It’s become normalised for many people to behave in football stadiums in ways that they never would in everyday life. The high cost of football tickets means that your average fan likely has a well-paying job, which in turn implies some kind of education and social skills, so it’s mystifying how those people believe that all social mores can be thrown out of the window whenever they sit in a football stadium.

    If people behaved in everyday life the way they believe it’s okay to behave in a football stadium, then they’d be unable to hold down a job (if by some miracle they got through an interview in the first place). They’d never be able to enter into a relationship. They’d likely have no friends, and not be on speaking terms with their family. As they would be hurling abuse at total strangers, as they do in football stadiums, they would also be getting into a ton of fights, so would also spend a lot of time in hospital and jail.

    The problem is even worse online and on social media where people hurl vile abuse at complete strangers for either being fans of another team, or for being a fan of the same team who thinks a little different for them. It’s got to a point where for several people their enjoyment of football is more about baiting fans and revelling in the misfortunes of other teams rather than any success their team has.

    It’s sadly commonplace for any footballer brave/stupid enough to have a Twitter account to receive a barrel-load of abuse, even from fans of their team. A lot of that abuse is just inhuman.

    Today, one attention-seeking Birmingham City fan decided to double-down on the mindless dickheadry demonstrated by his fellow fan and decided to tweet Jack Grealish a picture of his brother’s tombstone and telling him of his “delight” his brother died.

    The media also has a responsibility for this. They help to whip people up into a fervour before games. They have a way of covering the game where the negatives, i.e. a bigger team losing to a smaller one are covered far more than the positives, which adds to the atmosphere of schadenfreude and derision.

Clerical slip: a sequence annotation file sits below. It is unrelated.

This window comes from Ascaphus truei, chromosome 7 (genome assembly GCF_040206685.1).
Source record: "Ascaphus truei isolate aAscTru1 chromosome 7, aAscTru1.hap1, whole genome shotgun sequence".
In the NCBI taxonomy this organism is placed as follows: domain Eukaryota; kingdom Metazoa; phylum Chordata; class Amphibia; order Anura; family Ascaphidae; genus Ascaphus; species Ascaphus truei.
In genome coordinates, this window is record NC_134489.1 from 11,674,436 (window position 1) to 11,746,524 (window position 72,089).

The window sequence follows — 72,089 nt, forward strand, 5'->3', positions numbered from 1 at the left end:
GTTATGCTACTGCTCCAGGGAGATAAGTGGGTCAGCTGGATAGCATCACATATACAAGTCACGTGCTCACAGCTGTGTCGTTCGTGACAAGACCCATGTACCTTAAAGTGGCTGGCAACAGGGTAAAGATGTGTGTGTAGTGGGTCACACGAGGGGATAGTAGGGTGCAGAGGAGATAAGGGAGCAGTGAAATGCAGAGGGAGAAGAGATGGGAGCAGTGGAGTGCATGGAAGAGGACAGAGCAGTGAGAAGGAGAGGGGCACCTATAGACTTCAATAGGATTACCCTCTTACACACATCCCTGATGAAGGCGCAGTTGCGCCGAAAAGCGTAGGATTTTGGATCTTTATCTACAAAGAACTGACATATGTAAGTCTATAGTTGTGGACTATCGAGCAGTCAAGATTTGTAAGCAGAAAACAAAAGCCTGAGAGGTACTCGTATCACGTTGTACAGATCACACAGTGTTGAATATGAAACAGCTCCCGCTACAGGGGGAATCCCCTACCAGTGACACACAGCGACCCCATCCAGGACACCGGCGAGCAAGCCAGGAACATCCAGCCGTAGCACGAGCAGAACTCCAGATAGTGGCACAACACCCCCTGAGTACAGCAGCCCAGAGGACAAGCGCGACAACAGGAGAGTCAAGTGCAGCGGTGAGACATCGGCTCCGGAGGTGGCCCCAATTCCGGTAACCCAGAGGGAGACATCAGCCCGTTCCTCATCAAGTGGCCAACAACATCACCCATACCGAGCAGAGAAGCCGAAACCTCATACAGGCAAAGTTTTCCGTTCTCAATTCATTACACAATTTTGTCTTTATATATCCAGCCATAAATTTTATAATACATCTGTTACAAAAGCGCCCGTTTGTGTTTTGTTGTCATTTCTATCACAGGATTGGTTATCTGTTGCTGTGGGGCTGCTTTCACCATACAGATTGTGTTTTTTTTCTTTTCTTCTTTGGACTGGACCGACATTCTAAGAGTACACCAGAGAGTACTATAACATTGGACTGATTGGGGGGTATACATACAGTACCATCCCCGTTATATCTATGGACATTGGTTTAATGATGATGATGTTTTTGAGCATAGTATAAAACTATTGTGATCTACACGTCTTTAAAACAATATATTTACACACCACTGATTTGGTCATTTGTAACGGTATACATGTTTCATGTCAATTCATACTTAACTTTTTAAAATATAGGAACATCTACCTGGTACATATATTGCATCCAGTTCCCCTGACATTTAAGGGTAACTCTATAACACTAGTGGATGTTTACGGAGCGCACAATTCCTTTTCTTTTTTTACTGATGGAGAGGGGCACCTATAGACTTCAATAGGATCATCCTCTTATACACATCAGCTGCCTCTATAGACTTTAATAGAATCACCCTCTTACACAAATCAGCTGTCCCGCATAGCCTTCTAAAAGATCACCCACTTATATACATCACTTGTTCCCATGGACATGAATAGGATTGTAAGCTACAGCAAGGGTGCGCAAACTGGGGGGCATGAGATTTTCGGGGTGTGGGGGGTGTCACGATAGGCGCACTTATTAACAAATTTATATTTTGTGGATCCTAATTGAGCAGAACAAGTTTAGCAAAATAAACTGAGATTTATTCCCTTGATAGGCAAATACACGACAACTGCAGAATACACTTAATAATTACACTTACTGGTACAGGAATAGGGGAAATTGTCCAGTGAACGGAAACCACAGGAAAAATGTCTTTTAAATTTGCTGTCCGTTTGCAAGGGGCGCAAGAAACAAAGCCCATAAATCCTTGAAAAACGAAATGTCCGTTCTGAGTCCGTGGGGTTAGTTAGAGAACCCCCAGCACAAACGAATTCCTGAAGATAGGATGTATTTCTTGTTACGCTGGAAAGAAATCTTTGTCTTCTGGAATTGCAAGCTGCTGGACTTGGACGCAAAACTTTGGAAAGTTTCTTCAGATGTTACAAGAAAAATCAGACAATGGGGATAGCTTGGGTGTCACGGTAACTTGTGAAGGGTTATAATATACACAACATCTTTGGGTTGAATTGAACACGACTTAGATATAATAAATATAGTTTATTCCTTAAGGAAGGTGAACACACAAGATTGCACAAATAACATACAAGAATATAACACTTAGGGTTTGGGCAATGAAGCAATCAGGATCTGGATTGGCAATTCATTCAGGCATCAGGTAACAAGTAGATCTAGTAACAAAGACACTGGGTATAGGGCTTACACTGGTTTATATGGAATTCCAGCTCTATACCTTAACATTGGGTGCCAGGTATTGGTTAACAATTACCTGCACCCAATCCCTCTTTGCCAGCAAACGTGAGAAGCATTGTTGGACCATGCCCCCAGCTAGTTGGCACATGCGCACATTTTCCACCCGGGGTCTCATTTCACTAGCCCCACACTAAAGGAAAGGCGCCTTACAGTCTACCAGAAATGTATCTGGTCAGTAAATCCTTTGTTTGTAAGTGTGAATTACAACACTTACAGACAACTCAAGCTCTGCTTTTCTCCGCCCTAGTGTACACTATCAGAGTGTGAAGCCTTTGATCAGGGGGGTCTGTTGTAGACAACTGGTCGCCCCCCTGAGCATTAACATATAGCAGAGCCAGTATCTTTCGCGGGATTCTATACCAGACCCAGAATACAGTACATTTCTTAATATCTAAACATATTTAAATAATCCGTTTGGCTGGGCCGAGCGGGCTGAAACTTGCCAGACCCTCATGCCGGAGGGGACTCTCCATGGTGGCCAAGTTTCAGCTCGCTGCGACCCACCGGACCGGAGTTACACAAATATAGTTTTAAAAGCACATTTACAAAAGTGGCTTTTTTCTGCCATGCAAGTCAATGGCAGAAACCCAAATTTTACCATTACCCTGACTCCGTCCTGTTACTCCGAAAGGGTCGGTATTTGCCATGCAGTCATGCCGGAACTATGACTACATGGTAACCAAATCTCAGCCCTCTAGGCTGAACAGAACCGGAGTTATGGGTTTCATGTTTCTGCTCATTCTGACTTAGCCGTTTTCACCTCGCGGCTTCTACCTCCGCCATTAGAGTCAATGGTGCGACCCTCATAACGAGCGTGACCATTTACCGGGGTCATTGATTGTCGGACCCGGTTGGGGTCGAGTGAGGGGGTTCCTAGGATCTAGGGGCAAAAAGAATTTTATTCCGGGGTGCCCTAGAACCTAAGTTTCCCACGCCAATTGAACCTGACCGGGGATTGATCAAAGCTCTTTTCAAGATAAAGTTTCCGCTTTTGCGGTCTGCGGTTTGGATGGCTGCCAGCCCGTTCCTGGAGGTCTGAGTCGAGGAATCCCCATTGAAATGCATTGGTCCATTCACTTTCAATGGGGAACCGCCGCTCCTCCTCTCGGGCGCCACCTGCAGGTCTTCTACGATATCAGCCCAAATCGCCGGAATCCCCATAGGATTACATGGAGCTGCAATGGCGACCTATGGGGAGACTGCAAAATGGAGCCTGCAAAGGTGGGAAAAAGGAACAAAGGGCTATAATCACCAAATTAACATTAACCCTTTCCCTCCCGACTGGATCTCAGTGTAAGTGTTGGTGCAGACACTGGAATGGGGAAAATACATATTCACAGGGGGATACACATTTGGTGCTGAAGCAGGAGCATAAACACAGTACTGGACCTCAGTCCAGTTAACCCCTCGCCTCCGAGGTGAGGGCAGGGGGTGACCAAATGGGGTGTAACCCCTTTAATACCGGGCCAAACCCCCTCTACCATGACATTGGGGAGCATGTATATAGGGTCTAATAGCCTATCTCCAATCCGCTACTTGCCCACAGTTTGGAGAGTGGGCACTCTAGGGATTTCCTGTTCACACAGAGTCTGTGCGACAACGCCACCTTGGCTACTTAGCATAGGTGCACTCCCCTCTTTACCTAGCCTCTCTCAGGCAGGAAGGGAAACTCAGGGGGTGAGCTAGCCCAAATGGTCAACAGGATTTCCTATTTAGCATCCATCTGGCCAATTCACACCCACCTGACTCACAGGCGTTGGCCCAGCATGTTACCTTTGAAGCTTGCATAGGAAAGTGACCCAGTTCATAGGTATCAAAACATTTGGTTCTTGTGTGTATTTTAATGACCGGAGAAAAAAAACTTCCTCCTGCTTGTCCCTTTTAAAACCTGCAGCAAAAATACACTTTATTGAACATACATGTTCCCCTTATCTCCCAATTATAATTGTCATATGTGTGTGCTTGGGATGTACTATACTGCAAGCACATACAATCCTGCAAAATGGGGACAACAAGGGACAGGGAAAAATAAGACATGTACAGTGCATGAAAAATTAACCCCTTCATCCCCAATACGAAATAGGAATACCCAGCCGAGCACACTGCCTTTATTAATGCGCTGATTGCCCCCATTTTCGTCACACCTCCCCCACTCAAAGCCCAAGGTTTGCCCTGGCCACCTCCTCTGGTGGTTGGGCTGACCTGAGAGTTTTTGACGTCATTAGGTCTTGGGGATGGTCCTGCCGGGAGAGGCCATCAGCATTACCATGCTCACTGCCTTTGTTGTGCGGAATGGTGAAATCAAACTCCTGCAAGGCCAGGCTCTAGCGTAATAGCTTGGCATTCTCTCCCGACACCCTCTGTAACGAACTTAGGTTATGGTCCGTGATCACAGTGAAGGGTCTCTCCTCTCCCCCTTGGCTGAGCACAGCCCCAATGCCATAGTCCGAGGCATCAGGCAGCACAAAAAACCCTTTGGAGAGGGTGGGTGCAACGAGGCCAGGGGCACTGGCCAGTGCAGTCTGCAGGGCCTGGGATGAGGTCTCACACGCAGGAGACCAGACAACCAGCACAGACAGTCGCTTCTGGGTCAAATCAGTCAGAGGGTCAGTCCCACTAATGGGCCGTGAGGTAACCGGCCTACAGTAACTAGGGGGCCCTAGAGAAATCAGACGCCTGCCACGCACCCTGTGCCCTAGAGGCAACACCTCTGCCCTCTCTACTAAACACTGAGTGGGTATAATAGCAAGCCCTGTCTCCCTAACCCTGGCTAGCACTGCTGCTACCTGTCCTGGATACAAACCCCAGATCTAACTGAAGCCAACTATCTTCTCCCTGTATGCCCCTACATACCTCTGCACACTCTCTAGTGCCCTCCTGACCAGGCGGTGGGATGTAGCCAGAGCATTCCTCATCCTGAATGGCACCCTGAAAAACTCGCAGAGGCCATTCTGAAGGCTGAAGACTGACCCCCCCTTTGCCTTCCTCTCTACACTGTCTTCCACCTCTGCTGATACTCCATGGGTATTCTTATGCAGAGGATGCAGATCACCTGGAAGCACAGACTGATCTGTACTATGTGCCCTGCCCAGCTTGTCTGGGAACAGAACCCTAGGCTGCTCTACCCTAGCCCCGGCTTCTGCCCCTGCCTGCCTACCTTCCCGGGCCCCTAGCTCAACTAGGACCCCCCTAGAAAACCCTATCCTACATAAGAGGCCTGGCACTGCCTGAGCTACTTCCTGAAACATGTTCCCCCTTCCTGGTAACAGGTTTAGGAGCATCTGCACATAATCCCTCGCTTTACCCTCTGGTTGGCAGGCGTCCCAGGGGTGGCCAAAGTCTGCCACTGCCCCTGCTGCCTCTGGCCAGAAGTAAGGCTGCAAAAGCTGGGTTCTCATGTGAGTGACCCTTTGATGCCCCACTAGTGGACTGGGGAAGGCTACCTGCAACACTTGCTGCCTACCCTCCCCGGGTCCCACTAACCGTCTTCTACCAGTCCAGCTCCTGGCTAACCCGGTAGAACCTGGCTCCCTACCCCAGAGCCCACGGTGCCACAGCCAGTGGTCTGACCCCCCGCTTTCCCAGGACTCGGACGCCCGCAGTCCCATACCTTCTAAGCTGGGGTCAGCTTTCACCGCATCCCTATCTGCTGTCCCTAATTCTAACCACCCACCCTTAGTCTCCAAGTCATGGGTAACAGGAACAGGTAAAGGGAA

They allow referees to be mocked and abused for mistakes, or even correct decisions they don’t agree with, which leads to players, fans and coaches seeing the referee as fair game. This has had the effect of referees at amateur levels, who tend to be teenagers, being verbally and physically abused and giving up refereeing, which is destroying amateur and youth football.

    Football is supposed to just be a distraction from everyday life. It’s supposed to be something to be enjoyed. It’s not supposed to be hostile. It’s not supposed to be a vehicle to enable people to abuse complete strangers.

    While it was a depressingly real incident, today’s attack on Jack Grealish is a metaphor for modern football. That man in Birmingham acted out of sheer intolerance. Many others do exactly the same. If we all stopped for a moment and took a deep breath before speaking or acting and all tried to show the tolerance we have in our everyday lives, football will be a better place for it.
     

Comments

Discussion in 'England' started by David Bolt, Mar 10, 2019.

    1. American Brummie

      Jun 19, 2009
      There Be Dragons Here
      Club:
      Birmingham City FC
      Nat'l Team:
      United States

      Why The Attack On Jack Grealish Should Be A Turning Point For Fans

      By David Bolt on Mar 10, 2019 at 6:08 PM
      Absolutely ********ing embarrassing, as a Blues fan myself. It's just a game, and it makes Brummies look as bad as everyone else makes them out to be.
       
      barroldinho and YoungRef87 repped this.
    2. mark_ward

      mark_ward New Member

      Arsenal
      England
      Mar 11, 2019

      Why The Attack On Jack Grealish Should Be A Turning Point For Fans